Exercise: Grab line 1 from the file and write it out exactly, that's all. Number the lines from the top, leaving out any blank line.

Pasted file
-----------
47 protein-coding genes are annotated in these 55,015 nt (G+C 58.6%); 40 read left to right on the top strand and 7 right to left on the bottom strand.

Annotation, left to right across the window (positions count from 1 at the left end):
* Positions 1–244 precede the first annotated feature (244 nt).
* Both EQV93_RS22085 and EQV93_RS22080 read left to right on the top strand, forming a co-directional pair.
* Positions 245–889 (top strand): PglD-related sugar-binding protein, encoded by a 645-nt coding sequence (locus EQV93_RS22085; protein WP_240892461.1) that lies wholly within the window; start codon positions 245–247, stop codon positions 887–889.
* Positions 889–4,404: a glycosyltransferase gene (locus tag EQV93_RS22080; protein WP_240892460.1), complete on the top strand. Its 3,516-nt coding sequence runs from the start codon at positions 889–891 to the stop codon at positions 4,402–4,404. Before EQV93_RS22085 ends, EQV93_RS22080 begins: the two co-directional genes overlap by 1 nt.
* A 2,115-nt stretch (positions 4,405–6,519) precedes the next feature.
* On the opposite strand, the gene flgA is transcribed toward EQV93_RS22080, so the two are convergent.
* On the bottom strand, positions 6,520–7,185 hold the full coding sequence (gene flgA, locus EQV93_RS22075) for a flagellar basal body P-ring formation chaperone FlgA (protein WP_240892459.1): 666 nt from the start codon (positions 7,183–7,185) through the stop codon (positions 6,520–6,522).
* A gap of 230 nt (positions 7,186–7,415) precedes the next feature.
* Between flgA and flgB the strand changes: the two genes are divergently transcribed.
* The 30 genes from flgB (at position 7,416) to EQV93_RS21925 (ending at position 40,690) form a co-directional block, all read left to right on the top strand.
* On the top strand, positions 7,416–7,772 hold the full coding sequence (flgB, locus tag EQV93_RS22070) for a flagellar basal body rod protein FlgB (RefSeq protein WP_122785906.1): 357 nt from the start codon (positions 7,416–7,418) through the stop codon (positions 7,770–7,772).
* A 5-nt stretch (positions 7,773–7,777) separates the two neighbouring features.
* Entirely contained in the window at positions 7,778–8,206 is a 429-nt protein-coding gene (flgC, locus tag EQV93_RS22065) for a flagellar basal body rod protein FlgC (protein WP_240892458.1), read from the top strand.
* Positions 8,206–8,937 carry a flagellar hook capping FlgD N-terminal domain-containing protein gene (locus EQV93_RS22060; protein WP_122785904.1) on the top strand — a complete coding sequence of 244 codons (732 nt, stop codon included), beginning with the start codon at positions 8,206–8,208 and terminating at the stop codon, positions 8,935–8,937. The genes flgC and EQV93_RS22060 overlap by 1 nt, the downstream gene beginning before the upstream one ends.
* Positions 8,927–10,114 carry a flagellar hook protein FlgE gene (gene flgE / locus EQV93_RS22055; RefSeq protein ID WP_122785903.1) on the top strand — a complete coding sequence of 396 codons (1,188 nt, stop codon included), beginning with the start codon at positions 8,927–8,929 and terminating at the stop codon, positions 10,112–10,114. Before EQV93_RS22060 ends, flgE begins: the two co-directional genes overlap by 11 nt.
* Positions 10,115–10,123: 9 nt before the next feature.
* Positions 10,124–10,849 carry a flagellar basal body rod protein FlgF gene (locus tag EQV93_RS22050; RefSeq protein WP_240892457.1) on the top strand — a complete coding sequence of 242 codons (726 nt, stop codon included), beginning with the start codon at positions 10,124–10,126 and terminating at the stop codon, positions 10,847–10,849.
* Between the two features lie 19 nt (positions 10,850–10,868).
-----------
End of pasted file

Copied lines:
47 protein-coding genes are annotated in these 55,015 nt (G+C 58.6%); 40 read left to right on the top strand and 7 right to left on the bottom strand.